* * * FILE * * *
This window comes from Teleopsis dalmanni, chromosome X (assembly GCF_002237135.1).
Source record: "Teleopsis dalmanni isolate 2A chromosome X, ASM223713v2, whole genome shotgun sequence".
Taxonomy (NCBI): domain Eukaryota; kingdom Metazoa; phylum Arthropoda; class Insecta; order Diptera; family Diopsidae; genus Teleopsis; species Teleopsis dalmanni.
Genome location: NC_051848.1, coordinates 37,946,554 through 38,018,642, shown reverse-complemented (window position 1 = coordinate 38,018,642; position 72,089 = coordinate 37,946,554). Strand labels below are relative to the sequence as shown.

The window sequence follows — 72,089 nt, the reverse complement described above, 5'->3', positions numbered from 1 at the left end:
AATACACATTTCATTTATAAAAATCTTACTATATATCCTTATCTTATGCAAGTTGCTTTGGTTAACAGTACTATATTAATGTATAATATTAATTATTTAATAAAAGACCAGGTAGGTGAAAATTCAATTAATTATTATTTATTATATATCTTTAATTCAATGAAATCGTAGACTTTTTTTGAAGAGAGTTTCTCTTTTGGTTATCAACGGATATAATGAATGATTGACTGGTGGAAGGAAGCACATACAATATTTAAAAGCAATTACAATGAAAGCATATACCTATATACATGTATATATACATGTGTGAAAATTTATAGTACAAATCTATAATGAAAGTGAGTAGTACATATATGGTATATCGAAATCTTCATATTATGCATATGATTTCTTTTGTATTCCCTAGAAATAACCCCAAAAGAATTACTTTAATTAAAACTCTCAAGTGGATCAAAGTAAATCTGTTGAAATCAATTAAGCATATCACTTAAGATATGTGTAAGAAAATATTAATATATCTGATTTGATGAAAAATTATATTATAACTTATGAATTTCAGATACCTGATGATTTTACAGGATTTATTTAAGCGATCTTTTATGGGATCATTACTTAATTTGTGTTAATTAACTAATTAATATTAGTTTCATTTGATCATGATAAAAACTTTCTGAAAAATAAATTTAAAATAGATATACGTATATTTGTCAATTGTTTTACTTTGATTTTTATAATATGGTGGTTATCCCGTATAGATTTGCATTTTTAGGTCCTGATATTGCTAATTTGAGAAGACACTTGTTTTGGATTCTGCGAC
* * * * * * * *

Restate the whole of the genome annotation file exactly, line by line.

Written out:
This window comes from Teleopsis dalmanni, chromosome X (assembly GCF_002237135.1).
Source record: "Teleopsis dalmanni isolate 2A chromosome X, ASM223713v2, whole genome shotgun sequence".
Taxonomy (NCBI): domain Eukaryota; kingdom Metazoa; phylum Arthropoda; class Insecta; order Diptera; family Diopsidae; genus Teleopsis; species Teleopsis dalmanni.
Genome location: NC_051848.1, coordinates 37,946,554 through 38,018,642, shown reverse-complemented (window position 1 = coordinate 38,018,642; position 72,089 = coordinate 37,946,554). Strand labels below are relative to the sequence as shown.

The window sequence follows — 72,089 nt, the reverse complement described above, 5'->3', positions numbered from 1 at the left end:
AATACACATTTCATTTATAAAAATCTTACTATATATCCTTATCTTATGCAAGTTGCTTTGGTTAACAGTACTATATTAATGTATAATATTAATTATTTAATAAAAGACCAGGTAGGTGAAAATTCAATTAATTATTATTTATTATATATCTTTAATTCAATGAAATCGTAGACTTTTTTTGAAGAGAGTTTCTCTTTTGGTTATCAACGGATATAATGAATGATTGACTGGTGGAAGGAAGCACATACAATATTTAAAAGCAATTACAATGAAAGCATATACCTATATACATGTATATATACATGTGTGAAAATTTATAGTACAAATCTATAATGAAAGTGAGTAGTACATATATGGTATATCGAAATCTTCATATTATGCATATGATTTCTTTTGTATTCCCTAGAAATAACCCCAAAAGAATTACTTTAATTAAAACTCTCAAGTGGATCAAAGTAAATCTGTTGAAATCAATTAAGCATATCACTTAAGATATGTGTAAGAAAATATTAATATATCTGATTTGATGAAAAATTATATTATAACTTATGAATTTCAGATACCTGATGATTTTACAGGATTTATTTAAGCGATCTTTTATGGGATCATTACTTAATTTGTGTTAATTAACTAATTAATATTAGTTTCATTTGATCATGATAAAAACTTTCTGAAAAATAAATTTAAAATAGATATACGTATATTTGTCAATTGTTTTACTTTGATTTTTATAATATGGTGGTTATCCCGTATAGATTTGCATTTTTAGGTCCTGATATTGCTAATTTGAGAAGACACTTGTTTTGGATTCTGCGAC